The Durable Power of Attorney is no longer a luxury. For your Elder Law counsel, it has become essential.
It is the worst economic downturn since the Great Depression of the 1930s. The decline and associated roller coaster ride on Wall Street has made durable power of attorney into not just a luxury when it comes to planning your estate, but an absolute necessity. Some Elder Law attorneys have come to view the instrument as even more integral to contemporary estate plans than a Will or Trust.
A Dow Jones newswire column is a case-in-point. It presents the cautionary tale of a female elder who had recently lost half of $6 million in savings. The losses were incurred almost entirely on the stock market. The woman's woes only intensified when she became incapacitated, and her relatives were stymied when attempting to shift her investments, becoming increasingly frustrated as various remedies were attempted as damage control measures. But they lacked legal authority to take these corrective steps. An inherent irony was that the woman had once executed a power of attorney in case she ever were to become incapacitated, but the issue had become moot as the person she'd nominated had died and she'd neglected to name a successor. If dead men (or women) tell no tales, it's also true that dead friends, no matter how trusted, cannot follow through with their power of attorney responsibilities.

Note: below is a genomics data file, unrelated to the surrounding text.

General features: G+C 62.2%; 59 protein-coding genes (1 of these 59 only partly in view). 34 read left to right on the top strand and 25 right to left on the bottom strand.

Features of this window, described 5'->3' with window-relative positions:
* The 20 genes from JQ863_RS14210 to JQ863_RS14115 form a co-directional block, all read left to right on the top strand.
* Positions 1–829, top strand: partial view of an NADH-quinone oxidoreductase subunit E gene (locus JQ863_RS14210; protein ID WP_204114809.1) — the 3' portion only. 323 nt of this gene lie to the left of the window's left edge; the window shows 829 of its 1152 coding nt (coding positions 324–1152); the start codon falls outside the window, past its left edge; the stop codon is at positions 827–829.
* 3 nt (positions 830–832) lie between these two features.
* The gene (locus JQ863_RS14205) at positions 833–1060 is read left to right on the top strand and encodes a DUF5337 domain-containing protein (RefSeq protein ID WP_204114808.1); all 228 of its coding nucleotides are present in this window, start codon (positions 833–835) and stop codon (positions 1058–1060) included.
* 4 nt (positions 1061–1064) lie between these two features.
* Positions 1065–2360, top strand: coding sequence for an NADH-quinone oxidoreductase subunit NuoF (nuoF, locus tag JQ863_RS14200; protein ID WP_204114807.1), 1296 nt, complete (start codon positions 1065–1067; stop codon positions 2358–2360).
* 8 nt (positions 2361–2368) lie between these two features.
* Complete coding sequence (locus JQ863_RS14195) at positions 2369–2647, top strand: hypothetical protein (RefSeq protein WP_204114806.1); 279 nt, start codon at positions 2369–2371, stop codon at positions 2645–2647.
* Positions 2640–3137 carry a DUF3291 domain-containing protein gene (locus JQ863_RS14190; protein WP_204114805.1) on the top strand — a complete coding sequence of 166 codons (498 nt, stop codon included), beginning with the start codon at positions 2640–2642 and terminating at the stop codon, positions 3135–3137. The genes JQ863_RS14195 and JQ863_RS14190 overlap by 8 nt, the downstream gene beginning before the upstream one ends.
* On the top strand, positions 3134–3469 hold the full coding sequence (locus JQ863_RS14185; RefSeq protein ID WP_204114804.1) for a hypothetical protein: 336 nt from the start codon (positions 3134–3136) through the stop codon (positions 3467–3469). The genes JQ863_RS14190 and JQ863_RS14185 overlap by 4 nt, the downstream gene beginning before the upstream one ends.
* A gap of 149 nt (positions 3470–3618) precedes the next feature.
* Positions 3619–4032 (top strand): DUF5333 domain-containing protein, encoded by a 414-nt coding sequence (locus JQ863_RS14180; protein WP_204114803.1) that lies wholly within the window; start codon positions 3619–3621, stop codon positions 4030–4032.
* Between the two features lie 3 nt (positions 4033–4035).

Such columns have also tackled what many consider to be the thorniest question when executing a power of attorney. Is there someone you can actually trust with this power? Trust is always a thorny issue, but perhaps it is better to avoid naming someone if one-hundred percent trust has yet to be established. In fact, the powers of attorney instrument has become the subject of frequent "horror stories" in recent years, especially since the onset of our current Great Recession. In fact, exploitation of vulnerable elders by rascally persons misusing their powers of attorney roles is becoming epidemic.
But this doesn't make the instrument less necessary in these difficult times, assert Elder Law experts. If someone trusted can be found, and if proper safeguards are in place, such as deciding who retains originals of the power of attorney document prior to when the instrument may be needed, then it can work well indeed. A power of attorney can take effect immediately or can become effective only when the subject is incapacitated as defined in the document and confirmed by a physician. In 2009, the need for a durable power of attorney has never been greater.